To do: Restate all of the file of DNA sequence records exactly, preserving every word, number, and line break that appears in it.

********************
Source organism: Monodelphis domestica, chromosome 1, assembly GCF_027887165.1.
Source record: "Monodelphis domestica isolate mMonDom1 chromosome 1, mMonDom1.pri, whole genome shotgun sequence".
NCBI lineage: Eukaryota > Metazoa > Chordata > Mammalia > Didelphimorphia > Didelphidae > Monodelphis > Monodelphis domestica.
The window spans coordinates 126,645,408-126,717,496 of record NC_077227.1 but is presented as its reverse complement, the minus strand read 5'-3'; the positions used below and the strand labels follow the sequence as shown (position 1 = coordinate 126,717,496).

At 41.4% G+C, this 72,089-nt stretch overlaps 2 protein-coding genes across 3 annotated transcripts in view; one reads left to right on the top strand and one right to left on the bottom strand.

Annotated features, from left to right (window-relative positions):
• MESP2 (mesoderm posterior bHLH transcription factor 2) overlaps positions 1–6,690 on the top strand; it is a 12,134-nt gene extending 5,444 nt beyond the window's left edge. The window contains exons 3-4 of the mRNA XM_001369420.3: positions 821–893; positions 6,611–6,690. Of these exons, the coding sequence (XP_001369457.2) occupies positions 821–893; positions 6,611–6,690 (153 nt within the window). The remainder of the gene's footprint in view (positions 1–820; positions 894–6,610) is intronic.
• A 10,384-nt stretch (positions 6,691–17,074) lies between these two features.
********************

Source organism: Monodelphis domestica, chromosome 1, assembly GCF_027887165.1.
Source record: "Monodelphis domestica isolate mMonDom1 chromosome 1, mMonDom1.pri, whole genome shotgun sequence".
NCBI lineage: Eukaryota > Metazoa > Chordata > Mammalia > Didelphimorphia > Didelphidae > Monodelphis > Monodelphis domestica.
The window spans coordinates 126,645,408-126,717,496 of record NC_077227.1 but is presented as its reverse complement, the minus strand read 5'-3'; the positions used below and the strand labels follow the sequence as shown (position 1 = coordinate 126,717,496).

At 41.4% G+C, this 72,089-nt stretch overlaps 2 protein-coding genes across 3 annotated transcripts in view; one reads left to right on the top strand and one right to left on the bottom strand.

Annotated features, from left to right (window-relative positions):
• MESP2 (mesoderm posterior bHLH transcription factor 2) overlaps positions 1–6,690 on the top strand; it is a 12,134-nt gene extending 5,444 nt beyond the window's left edge. The window contains exons 3-4 of the mRNA XM_001369420.3: positions 821–893; positions 6,611–6,690. Of these exons, the coding sequence (XP_001369457.2) occupies positions 821–893; positions 6,611–6,690 (153 nt within the window). The remainder of the gene's footprint in view (positions 1–820; positions 894–6,610) is intronic.
• A 10,384-nt stretch (positions 6,691–17,074) lies between these two features.